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Riqueni, portrait of the flamenco guitarist who came out of the drinking pit to return to music

2023-12-08T19:27:52.674Z

Highlights: Riqueni, portrait of the flamenco guitarist who came out of the drinking pit to return to music. A documentary collects the 12 years of the Sevillian artist's struggle against his illness with its ups and downs and a process of overcoming. The Lope de Vega Theatre in Seville hosted a special concert last February. The film has been presented at the recent Seville European Film Festival, which ended on November 29. The documentary recounts Riqueni's time in several expensive centers that did not provide him with improvement.


A documentary collects the 12 years of the Sevillian artist's struggle against his illness with its ups and downs and a process of overcoming


The Lope de Vega Theatre in Seville hosted a special concert last February. The Sevillian guitarist Rafael Riqueni was celebrating his 45 years in the profession. On the faces of the devotees in attendance, a greater celebration was perceived: that of seeing and enjoying the artist fully recovered. These are the first images of the documentary that bears his name and covers his last 12 years of life, the story of a process of overcoming that cannot be understood without the help of music.

From the brilliance of these images, we go back to the humble dependence of the teachers of the Amor de Dios Dance Academy, in Madrid: Riqueni organizes his belongings and explains to the camera that the room is not only his, but that "he sleeps many nights there". It was the year 2011, and the time that has elapsed since then until the aforementioned concert nourishes this film that, directed by Paco Bech, also from Seville, has been presented at the recent Seville European Film Festival, which ended on November 29.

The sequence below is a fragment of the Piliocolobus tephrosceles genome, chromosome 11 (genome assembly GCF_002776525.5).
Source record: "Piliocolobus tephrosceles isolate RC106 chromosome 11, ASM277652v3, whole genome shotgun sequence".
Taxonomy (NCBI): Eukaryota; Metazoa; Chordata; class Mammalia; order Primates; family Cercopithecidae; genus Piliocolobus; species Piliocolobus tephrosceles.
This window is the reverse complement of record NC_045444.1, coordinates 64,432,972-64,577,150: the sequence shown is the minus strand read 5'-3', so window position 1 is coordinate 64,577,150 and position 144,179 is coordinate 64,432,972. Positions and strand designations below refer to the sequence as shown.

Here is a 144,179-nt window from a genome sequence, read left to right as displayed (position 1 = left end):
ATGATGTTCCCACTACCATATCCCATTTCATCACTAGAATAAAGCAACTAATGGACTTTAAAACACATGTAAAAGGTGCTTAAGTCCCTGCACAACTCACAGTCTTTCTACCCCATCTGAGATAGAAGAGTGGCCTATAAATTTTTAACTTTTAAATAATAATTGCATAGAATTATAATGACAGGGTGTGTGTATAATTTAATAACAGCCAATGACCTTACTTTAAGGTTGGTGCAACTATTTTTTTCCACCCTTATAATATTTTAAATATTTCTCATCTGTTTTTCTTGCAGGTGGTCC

Rafael Riqueni, 61, revolutionized the six-string scene with his precocity and creativity. He won the two main national flamenco guitar concerts, in Jerez and in Cordoba, when he was only 14 years old. In just a decade he delivered recordings that would become cult works: Juego de niños (1986), Mi tiempo (1990), Suite Sevilla (with José María Gallardo del Rey, 1992), and Alcázar de Cristal (1996). After them, his voice would fade. A bipolar disorder, aggravated by his father's suicide and certain addictions, made him almost disappear from the map.

Rafael Riqueni, on a bench in the Sevillian town of Gines, on November 28. Alejandro Ruesga

His fall took him to the aforementioned dance academy, where its director, Joaquín San Juan, gave him shelter and protection. He was there when Bech, who was particularly fascinated by his music, heard the guitarist preparing new songs for a recording. He hadn't done it for 15 years, and he immediately got the idea of making a documentary about it. He went to Madrid, but when he arrived, he discovered a reality that surpassed imagination: a sick musician in a worrying state, who had practically abandoned a guitar that he wanted to take up again, but that resisted him.

Far from giving up, Bech admits that the fascination he felt for Riqueni pushed him to continue recording. In addition, he had the perception that the guitarist wanted to get out of the hole he was in, something that they agreed "had to be a matter of two". They set about it and the work continued. They had only had sporadic contact in the past, but the relationship began to work. "It was hard at first," Bech admits. He idealized with the idea of getting his career back and he wanted to, but the road was never easy."

The director uses the simile of a boxing match to describe the process: "When it seemed that we were coming back, with periods of certain improvement, there was always a blow that forced us to start again. In the past, there were a lot of objections to what we were doing: pending cases, the indifference of the industry, relapses or interference," he says. The documentary recounts Riqueni's time in several expensive centers that did not provide him with improvement: he even fell into a depression after the death of his admired Niño Miguel, with whom he shared a room in one of them.